Who says adventure gaming is dead? With a handful of exceptions, the adventure game genre might not be particularly lucrative anymore, nor will the Call of Duty crowd ever understand what all the fuss was about. But for those of us constantly looking over our heads for three-headed monkeys (or "look south" for you Zork-anites), we're pleased as punch to see fellow fans keep the genre alive.
Such is the case with Phoenix Online Studios, a collection of fan developers who at one point received a cease and desist letter from Activision for their work on a fan-made sequel to King's Quest called The Silver Lining. After extensive discussions and a recognition of "the overwhelming community support," Activision eventually caved and allowed the project to go on.
Eight years in the making, the first chapter in The Silver Lining is finally available for download, and not only is it free, but it gets the nod from Roberta Williams, the famed game designer responsible for the original King's Quest series.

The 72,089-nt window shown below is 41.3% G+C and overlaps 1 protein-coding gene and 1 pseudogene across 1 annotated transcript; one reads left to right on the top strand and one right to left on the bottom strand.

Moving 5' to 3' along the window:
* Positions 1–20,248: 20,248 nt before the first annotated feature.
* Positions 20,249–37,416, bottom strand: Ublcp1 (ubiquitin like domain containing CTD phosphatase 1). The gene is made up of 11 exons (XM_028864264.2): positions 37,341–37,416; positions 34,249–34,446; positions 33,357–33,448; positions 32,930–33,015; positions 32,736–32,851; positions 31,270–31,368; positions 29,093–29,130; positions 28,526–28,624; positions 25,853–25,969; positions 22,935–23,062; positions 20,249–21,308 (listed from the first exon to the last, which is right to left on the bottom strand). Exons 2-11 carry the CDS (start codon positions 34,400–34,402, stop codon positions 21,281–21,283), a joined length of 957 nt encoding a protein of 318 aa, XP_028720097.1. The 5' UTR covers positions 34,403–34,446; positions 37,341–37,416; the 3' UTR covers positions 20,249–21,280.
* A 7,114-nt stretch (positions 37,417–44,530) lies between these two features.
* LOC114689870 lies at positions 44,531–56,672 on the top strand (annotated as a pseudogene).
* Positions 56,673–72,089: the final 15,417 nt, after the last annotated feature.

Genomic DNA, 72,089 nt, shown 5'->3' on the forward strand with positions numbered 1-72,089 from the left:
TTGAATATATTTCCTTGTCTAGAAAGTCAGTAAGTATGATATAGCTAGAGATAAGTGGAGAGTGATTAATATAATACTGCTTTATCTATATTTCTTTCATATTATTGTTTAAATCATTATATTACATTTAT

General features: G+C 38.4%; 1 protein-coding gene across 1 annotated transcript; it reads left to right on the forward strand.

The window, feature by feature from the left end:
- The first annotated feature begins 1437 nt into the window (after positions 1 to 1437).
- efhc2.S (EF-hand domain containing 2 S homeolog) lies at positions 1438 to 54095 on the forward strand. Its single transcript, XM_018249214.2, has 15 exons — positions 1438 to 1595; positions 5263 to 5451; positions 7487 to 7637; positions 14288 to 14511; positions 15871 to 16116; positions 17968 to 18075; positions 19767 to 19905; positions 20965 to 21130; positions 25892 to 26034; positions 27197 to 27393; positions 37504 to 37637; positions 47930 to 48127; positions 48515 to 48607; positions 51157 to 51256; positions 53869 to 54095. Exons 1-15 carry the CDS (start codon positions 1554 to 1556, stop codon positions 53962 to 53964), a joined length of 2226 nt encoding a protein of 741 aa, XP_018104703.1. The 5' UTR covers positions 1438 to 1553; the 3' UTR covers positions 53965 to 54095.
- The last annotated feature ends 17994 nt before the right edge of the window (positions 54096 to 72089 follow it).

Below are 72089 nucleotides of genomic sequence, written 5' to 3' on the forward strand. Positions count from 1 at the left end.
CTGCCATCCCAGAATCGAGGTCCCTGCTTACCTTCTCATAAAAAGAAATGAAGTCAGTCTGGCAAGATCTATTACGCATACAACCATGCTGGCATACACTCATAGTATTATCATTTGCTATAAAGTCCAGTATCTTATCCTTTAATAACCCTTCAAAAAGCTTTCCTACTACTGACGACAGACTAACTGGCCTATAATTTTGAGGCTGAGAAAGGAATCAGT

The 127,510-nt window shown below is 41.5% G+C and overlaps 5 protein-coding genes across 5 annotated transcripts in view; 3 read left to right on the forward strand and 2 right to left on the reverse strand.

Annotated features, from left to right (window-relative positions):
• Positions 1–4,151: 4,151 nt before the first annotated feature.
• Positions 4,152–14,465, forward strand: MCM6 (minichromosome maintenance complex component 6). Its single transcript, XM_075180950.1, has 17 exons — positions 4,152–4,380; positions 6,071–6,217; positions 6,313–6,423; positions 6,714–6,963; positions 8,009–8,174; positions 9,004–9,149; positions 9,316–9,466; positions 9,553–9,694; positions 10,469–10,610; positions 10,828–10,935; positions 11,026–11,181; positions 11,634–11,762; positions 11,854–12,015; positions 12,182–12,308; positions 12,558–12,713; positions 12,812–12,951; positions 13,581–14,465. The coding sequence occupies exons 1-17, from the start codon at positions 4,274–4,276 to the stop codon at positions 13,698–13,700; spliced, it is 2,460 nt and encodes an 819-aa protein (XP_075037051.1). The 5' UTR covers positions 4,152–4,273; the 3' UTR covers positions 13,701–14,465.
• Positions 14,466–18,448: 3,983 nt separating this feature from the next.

"Now, there is a chance that many can truly find out what happens to the royal family of the Kingdom of Daventry," Williams is quoted as saying on The Silver Lining's site. "This game is very true to the original series and features many of the storylines and characters, especially of King's Quest VI. I found it beautiful and fun to play. I, too, like many other fans, would like to see how this story unfolds!
Robert, like the rest of us, will be able to do that through five episodes, the first of which is available now.
You can add short attention spans to the list of ailments that affect frequent gamers, suggests a new study published in the July issue of Pediatrics, Television, and Video Game Exposure and the Development of Attention Problems.
The study, which was conducted by Edward Swing and his team of researchers at Iowa State University, examined two different age groups, including middle schoolers (third to fifth graders) and 2010 college students. They wanted to see if there was any danger in exceeding the 2-hour max limit for TV viewing and videogame playing as recommended by the American Academy of Pediatrics.
"Those who exceeded the AAP recommendation were about 1.6 times to 2.2 times more likely to have greater than average attention problems," the study concludes.
This isn't the first study to link screen time with short attention spans.
"There may well be a relation between television viewing and attention problems," said Dr. David Elkind, professor emeritus of child development at Tufts University.